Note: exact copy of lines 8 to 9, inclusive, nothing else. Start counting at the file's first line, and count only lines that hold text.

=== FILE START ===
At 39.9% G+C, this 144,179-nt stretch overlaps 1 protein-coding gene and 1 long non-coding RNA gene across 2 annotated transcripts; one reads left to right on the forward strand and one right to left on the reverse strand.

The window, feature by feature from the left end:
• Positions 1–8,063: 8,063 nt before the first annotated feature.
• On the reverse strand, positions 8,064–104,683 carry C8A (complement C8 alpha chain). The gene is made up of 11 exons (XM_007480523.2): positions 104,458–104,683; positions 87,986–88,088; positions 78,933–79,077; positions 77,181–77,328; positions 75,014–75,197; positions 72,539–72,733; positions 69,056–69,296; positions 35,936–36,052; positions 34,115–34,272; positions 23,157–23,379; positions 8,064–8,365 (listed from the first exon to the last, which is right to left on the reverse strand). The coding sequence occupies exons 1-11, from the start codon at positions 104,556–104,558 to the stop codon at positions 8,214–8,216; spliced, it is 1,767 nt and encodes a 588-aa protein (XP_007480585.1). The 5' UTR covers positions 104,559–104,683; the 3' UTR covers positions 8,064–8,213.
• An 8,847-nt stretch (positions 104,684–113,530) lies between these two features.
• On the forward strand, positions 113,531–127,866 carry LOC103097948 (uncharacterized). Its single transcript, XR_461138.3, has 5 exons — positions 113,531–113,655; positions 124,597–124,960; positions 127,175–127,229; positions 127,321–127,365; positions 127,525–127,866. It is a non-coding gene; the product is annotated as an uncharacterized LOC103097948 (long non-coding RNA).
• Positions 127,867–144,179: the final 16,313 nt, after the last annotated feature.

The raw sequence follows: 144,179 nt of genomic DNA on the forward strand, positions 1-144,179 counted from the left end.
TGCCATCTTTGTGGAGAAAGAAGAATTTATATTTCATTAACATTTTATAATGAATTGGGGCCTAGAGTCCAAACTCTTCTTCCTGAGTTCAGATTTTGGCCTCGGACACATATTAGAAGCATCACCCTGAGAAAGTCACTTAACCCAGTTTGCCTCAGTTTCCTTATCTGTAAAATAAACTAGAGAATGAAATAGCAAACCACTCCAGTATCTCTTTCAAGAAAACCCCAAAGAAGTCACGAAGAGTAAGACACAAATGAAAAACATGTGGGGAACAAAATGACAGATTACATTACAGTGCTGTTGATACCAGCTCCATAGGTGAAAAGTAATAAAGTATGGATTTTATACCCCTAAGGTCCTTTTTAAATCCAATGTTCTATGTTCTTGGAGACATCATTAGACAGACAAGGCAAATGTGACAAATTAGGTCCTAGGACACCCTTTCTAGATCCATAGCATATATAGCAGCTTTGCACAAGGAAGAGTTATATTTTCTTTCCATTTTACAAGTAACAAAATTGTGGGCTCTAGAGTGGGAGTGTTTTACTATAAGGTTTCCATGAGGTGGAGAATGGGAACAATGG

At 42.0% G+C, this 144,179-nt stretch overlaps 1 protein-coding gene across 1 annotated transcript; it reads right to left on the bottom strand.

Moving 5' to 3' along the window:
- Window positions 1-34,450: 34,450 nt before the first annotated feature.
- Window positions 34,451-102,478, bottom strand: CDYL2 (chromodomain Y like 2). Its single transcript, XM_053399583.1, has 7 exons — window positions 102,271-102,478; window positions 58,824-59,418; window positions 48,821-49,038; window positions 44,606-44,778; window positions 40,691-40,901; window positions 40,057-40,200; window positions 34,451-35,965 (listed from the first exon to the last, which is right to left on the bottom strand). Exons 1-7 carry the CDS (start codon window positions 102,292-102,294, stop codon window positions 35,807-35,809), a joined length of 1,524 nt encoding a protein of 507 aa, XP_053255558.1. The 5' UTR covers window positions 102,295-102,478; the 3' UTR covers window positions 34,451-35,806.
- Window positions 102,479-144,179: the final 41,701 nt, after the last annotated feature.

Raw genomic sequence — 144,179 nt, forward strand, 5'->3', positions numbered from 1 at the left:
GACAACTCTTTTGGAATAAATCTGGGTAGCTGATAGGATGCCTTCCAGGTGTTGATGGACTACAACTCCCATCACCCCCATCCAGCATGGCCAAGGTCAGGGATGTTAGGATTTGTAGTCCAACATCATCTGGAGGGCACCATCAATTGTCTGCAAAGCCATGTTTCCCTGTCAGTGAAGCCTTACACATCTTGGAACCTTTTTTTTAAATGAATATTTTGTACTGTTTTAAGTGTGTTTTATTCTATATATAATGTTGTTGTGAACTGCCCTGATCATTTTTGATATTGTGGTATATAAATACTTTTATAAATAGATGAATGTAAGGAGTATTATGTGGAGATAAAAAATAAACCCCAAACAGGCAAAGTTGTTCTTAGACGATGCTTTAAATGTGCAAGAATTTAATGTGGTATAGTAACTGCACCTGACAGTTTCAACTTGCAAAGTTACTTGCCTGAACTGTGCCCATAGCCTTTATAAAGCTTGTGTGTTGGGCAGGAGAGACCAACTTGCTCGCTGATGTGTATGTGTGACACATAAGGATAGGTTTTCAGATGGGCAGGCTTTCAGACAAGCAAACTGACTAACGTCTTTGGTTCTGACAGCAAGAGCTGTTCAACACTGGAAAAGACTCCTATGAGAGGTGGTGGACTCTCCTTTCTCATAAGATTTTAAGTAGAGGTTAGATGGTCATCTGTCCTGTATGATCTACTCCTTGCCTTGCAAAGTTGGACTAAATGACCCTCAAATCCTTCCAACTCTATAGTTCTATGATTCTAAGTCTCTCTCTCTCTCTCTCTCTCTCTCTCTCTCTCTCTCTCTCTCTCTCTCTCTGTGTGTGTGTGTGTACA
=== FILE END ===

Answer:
The raw sequence follows: 144,179 nt of genomic DNA on the forward strand, positions 1-144,179 counted from the left end.
TGCCATCTTTGTGGAGAAAGAAGAATTTATATTTCATTAACATTTTATAATGAATTGGGGCCTAGAGTCCAAACTCTTCTTCCTGAGTTCAGATTTTGGCCTCGGACACATATTAGAAGCATCACCCTGAGAAAGTCACTTAACCCAGTTTGCCTCAGTTTCCTTATCTGTAAAATAAACTAGAGAATGAAATAGCAAACCACTCCAGTATCTCTTTCAAGAAAACCCCAAAGAAGTCACGAAGAGTAAGACACAAATGAAAAACATGTGGGGAACAAAATGACAGATTACATTACAGTGCTGTTGATACCAGCTCCATAGGTGAAAAGTAATAAAGTATGGATTTTATACCCCTAAGGTCCTTTTTAAATCCAATGTTCTATGTTCTTGGAGACATCATTAGACAGACAAGGCAAATGTGACAAATTAGGTCCTAGGACACCCTTTCTAGATCCATAGCATATATAGCAGCTTTGCACAAGGAAGAGTTATATTTTCTTTCCATTTTACAAGTAACAAAATTGTGGGCTCTAGAGTGGGAGTGTTTTACTATAAGGTTTCCATGAGGTGGAGAATGGGAACAATGG